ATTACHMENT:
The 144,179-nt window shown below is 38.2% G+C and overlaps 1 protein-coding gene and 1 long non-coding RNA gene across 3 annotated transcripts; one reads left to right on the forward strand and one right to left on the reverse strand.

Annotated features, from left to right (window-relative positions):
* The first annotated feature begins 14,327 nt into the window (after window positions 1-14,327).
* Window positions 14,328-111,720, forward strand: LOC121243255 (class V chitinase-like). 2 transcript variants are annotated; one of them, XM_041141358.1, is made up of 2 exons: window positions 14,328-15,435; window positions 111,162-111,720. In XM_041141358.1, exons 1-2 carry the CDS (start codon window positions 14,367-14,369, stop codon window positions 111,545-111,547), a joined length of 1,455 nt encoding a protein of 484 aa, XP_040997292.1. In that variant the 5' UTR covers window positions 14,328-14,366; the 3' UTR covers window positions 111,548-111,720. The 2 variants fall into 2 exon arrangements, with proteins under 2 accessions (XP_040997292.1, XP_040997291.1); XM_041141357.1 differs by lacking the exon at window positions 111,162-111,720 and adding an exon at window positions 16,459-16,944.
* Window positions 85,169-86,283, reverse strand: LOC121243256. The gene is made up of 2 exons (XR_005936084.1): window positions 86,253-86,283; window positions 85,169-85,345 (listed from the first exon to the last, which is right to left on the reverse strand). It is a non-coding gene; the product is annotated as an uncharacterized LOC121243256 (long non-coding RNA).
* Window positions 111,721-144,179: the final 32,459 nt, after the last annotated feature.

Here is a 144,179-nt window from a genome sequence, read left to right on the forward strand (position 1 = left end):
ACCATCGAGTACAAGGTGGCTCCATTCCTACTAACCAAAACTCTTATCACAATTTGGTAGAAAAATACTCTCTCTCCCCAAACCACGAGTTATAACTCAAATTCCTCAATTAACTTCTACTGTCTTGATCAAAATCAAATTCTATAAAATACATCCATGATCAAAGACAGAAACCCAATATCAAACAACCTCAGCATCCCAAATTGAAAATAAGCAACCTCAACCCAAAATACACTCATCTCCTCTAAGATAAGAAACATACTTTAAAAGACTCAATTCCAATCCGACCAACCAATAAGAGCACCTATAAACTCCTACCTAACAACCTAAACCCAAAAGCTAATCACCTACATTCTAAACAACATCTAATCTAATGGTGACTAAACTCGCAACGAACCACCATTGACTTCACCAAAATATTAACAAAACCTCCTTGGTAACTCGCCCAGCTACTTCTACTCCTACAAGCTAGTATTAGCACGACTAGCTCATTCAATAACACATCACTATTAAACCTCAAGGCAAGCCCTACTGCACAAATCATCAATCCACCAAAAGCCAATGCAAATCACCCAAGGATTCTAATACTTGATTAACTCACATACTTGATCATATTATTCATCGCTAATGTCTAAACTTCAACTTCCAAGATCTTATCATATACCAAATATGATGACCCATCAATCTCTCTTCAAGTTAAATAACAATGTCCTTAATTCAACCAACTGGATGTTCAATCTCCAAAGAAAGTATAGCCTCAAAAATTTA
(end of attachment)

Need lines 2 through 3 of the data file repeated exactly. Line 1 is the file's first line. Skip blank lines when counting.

Annotated features, from left to right (window-relative positions):
* The first annotated feature begins 14,327 nt into the window (after window positions 1-14,327).